Once the school’s smoke alarm triggers from fumes caused by molten steel and melted glass -- and an  evacuation-order from the mayor gets issued --  repairmen and EMTs are swiftly spirited to the scene.

It was in my husband’s best interests that I not be near the zip code of the vampiric machinery extracting his blood volume.

What turned out to be a successful “stem cell collection” is due exclusively to those Christmas decorations loitering about my house like vandals. (Thank God for Christmas. Go Mary!) 

I spent many a content stem cell collection hour wrapping scores of hanging wreaths and puffy snowmen and crystal Santas and ceramic trees. They even required new boxes.  The old ones seemed dusty. So OFF to liquor stores I traipsed for empty cases that once housed up to 20 one-litre bottles of elixirs for the damned, but now cradle delicate dangling tree balls and scores of Baby Jesi.

My deco-distraction not only ensured a successful future transplant for my husband, it spared Dana Farber what I am certain is a king’s ransom in vampire-machinery replacement.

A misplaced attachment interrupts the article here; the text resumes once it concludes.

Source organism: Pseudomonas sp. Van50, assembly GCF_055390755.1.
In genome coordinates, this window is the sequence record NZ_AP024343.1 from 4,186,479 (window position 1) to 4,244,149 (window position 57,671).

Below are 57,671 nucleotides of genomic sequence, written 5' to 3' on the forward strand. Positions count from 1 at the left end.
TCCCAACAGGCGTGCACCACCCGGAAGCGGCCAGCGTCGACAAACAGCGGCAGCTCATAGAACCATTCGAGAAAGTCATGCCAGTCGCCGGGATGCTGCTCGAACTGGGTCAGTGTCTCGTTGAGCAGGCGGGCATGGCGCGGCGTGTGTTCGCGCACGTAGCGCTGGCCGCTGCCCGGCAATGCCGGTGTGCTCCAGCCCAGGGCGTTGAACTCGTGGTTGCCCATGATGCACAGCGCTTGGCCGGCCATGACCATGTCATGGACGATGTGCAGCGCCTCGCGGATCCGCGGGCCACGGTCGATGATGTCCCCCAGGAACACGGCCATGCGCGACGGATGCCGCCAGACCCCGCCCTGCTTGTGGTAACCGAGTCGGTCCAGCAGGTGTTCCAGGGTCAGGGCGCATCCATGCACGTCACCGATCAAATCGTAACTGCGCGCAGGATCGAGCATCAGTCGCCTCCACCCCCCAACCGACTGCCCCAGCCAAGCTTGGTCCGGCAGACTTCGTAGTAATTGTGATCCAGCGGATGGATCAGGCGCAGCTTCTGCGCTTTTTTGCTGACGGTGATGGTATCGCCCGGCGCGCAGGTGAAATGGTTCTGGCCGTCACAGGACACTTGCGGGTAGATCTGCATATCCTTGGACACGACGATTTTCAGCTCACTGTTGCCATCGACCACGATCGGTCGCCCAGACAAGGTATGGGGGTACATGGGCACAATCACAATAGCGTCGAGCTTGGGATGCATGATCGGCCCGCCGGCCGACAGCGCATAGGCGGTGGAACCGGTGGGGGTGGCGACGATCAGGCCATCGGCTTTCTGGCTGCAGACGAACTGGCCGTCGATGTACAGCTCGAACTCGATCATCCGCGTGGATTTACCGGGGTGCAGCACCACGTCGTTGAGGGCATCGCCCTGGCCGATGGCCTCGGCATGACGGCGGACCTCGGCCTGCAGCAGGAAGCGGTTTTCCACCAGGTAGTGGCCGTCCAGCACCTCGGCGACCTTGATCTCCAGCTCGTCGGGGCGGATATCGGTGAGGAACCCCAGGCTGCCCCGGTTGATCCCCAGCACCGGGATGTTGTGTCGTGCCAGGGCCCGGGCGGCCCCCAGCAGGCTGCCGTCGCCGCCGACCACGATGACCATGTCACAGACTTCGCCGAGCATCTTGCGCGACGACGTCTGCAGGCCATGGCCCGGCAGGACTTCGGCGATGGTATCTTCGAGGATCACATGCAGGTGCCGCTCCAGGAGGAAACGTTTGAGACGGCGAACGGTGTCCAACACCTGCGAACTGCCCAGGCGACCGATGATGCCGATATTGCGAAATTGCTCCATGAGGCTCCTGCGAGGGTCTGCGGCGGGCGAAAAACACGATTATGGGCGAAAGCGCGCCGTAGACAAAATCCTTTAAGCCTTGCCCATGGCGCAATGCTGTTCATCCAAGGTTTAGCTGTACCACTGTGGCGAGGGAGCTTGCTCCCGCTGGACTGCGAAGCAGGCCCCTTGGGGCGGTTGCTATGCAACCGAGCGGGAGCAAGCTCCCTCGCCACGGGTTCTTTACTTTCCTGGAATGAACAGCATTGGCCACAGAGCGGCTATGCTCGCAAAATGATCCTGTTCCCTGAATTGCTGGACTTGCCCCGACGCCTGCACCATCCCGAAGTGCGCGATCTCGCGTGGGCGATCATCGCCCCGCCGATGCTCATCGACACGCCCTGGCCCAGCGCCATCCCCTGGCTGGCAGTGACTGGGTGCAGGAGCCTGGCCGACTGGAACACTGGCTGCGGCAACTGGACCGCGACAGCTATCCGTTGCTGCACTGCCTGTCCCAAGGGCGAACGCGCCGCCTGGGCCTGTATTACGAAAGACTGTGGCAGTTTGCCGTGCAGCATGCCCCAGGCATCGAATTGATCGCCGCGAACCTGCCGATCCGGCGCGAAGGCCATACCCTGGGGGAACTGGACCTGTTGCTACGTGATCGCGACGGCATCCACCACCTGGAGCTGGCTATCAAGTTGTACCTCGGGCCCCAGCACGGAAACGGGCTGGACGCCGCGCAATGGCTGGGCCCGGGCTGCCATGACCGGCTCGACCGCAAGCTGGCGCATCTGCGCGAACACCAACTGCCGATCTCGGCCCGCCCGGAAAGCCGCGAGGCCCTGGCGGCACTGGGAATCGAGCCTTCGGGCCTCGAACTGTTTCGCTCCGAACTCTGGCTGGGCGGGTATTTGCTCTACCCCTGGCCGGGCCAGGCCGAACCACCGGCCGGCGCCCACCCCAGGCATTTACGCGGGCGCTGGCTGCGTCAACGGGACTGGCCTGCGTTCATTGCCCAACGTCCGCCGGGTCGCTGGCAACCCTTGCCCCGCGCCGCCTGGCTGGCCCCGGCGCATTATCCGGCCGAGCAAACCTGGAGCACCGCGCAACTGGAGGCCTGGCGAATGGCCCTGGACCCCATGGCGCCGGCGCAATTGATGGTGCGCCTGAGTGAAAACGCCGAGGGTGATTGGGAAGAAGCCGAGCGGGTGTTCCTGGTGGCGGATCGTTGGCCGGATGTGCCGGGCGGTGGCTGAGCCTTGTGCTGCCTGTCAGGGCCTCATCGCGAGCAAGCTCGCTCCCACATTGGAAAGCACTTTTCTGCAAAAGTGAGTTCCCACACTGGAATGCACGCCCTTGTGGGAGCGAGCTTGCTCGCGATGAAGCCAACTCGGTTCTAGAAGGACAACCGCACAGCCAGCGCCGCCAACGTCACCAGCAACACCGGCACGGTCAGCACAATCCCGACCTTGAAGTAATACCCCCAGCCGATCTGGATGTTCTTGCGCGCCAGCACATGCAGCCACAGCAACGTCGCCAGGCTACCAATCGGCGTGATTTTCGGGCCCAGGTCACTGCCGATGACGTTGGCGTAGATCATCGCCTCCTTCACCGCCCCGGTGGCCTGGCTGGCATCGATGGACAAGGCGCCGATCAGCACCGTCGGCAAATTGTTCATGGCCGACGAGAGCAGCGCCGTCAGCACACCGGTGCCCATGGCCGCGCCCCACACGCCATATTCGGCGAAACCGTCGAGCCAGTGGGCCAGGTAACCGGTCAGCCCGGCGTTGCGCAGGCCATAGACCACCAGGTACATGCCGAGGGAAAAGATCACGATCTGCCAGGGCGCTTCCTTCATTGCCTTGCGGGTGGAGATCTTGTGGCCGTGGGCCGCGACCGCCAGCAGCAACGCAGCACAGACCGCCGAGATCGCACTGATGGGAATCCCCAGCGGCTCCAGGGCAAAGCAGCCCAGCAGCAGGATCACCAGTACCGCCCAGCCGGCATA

So today, on Saint Valentine’s Day, I am able to focus my amorous attention on a NEW annual deadline:  I have until my 2:30 chiropractor appointment to finish up a few post-Christmas errands. Tasks I have anticipated for weeks will go so poorly, I’ve rehearsed response-dialogue in my mind, between me and proprietors, that justify ‘exceptions-to-policy.”
Take my checkbook. 

Why not? There’s been nothing in it since New Year’s Day but fading, sticky stubs. I lost my checkbook re-order form, so we’ve been withdrawing cash from an ATM card all this time.  I have avoided what I know will be a tense convo with my teller:

“Good morning, Mrs. Given, how can I help you?”

"Hi, Ellen!  Hey, I lost my order form for my checks... can we just order without it?"

“Hmm.  Wait a minute.”  -- consults with colleagues for several minutes; six frowning faces turn in unison to glower at me

 “Carolyn, pull around and park out back, near the dumpster where there’s space. We can’t do this in the drive-through.  Meanwhile, I’ll send a wire to my supervisor for  corporate policy on how we can POSSIBLY--